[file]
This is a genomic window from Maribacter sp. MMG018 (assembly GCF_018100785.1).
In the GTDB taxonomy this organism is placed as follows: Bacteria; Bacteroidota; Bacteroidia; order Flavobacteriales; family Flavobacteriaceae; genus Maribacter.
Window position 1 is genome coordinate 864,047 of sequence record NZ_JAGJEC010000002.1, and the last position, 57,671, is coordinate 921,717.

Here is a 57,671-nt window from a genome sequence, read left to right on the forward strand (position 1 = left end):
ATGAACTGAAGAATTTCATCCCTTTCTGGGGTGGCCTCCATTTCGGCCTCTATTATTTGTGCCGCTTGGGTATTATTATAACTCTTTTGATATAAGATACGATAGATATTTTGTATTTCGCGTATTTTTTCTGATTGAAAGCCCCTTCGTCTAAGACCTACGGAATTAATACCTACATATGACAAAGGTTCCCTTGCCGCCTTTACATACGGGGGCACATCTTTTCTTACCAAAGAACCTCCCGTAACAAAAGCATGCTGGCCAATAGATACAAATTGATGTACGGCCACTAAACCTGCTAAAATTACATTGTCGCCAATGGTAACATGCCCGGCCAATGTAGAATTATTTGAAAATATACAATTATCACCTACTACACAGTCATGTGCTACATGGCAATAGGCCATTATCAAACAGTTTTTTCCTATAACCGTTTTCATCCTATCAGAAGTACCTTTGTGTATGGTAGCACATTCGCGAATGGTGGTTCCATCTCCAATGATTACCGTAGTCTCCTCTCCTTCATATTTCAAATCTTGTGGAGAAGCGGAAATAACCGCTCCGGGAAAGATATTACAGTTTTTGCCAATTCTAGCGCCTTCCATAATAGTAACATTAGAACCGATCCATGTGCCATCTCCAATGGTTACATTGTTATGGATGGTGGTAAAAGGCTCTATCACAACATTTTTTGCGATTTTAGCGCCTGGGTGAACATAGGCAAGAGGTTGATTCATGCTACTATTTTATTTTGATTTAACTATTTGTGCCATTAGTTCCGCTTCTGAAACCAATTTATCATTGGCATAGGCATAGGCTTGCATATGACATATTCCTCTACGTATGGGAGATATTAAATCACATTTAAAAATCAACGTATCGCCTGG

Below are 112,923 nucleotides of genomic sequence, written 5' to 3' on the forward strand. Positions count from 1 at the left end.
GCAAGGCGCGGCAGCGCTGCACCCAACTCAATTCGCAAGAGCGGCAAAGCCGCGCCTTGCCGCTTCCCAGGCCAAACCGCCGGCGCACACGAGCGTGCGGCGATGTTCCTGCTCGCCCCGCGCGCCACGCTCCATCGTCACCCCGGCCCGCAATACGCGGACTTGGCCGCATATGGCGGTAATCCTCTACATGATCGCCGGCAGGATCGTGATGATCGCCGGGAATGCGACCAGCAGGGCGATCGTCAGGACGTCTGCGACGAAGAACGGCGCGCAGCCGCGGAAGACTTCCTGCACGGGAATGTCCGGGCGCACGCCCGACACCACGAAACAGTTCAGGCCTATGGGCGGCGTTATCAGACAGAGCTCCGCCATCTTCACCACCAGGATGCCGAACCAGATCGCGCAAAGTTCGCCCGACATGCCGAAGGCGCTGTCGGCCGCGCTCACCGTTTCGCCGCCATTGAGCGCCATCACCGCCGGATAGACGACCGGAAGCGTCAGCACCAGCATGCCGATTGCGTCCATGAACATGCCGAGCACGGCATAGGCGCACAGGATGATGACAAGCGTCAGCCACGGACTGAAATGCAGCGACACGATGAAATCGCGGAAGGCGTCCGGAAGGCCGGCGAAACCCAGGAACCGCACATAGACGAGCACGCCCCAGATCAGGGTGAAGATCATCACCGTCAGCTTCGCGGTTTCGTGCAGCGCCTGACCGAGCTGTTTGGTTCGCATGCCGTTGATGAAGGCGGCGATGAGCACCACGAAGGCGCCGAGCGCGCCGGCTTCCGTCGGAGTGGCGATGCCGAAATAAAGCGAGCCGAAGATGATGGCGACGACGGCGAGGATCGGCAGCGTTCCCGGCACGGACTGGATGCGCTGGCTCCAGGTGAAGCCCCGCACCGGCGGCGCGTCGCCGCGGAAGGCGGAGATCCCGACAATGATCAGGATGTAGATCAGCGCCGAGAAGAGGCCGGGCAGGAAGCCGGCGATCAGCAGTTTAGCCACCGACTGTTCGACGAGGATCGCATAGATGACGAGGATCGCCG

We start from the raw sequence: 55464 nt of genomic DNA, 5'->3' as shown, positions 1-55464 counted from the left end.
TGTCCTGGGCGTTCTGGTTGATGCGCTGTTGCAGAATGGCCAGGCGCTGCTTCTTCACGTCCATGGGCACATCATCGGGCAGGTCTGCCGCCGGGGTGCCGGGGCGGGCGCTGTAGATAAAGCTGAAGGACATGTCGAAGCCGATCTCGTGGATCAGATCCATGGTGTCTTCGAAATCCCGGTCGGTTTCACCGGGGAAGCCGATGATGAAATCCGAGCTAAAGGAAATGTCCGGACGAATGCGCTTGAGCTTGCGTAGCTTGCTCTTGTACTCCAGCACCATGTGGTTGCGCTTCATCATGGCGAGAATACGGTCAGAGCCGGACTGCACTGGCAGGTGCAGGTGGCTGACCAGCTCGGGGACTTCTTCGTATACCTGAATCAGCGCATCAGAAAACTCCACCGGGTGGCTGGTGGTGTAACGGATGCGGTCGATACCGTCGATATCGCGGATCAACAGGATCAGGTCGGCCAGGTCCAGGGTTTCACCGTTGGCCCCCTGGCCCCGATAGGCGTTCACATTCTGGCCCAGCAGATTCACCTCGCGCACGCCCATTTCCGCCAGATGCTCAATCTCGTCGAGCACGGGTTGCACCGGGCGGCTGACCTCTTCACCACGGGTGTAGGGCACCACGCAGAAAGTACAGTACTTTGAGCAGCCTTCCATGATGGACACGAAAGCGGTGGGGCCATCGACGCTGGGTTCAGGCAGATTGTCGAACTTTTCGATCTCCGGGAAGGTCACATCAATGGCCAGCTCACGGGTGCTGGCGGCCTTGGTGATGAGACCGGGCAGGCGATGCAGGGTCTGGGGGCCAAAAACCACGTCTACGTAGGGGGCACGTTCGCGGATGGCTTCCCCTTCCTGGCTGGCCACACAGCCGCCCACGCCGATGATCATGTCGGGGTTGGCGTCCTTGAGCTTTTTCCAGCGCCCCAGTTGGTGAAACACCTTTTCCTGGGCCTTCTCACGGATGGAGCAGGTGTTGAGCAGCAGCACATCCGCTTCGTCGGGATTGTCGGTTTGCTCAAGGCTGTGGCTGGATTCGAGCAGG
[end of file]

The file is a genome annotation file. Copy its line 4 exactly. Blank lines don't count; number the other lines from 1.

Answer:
Here is a 57,671-nt window from a genome sequence, read left to right on the forward strand (position 1 = left end):